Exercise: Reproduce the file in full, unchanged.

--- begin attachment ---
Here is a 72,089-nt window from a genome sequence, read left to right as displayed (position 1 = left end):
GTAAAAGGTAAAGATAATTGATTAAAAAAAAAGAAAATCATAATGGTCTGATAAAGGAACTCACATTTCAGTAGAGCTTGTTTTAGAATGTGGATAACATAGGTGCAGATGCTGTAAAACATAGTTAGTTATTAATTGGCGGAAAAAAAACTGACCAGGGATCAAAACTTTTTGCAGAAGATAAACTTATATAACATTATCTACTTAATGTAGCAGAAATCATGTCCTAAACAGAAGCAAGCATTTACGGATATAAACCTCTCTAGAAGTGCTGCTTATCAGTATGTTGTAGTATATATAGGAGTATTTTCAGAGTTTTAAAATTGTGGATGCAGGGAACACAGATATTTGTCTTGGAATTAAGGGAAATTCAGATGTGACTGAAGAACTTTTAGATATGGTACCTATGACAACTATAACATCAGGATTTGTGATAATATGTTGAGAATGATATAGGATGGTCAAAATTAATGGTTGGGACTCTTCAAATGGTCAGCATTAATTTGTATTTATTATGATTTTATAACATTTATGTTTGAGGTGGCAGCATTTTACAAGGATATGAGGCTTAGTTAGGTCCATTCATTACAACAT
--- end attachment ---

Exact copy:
Here is a 72,089-nt window from a genome sequence, read left to right as displayed (position 1 = left end):
GTAAAAGGTAAAGATAATTGATTAAAAAAAAAGAAAATCATAATGGTCTGATAAAGGAACTCACATTTCAGTAGAGCTTGTTTTAGAATGTGGATAACATAGGTGCAGATGCTGTAAAACATAGTTAGTTATTAATTGGCGGAAAAAAAACTGACCAGGGATCAAAACTTTTTGCAGAAGATAAACTTATATAACATTATCTACTTAATGTAGCAGAAATCATGTCCTAAACAGAAGCAAGCATTTACGGATATAAACCTCTCTAGAAGTGCTGCTTATCAGTATGTTGTAGTATATATAGGAGTATTTTCAGAGTTTTAAAATTGTGGATGCAGGGAACACAGATATTTGTCTTGGAATTAAGGGAAATTCAGATGTGACTGAAGAACTTTTAGATATGGTACCTATGACAACTATAACATCAGGATTTGTGATAATATGTTGAGAATGATATAGGATGGTCAAAATTAATGGTTGGGACTCTTCAAATGGTCAGCATTAATTTGTATTTATTATGATTTTATAACATTTATGTTTGAGGTGGCAGCATTTTACAAGGATATGAGGCTTAGTTAGGTCCATTCATTACAACAT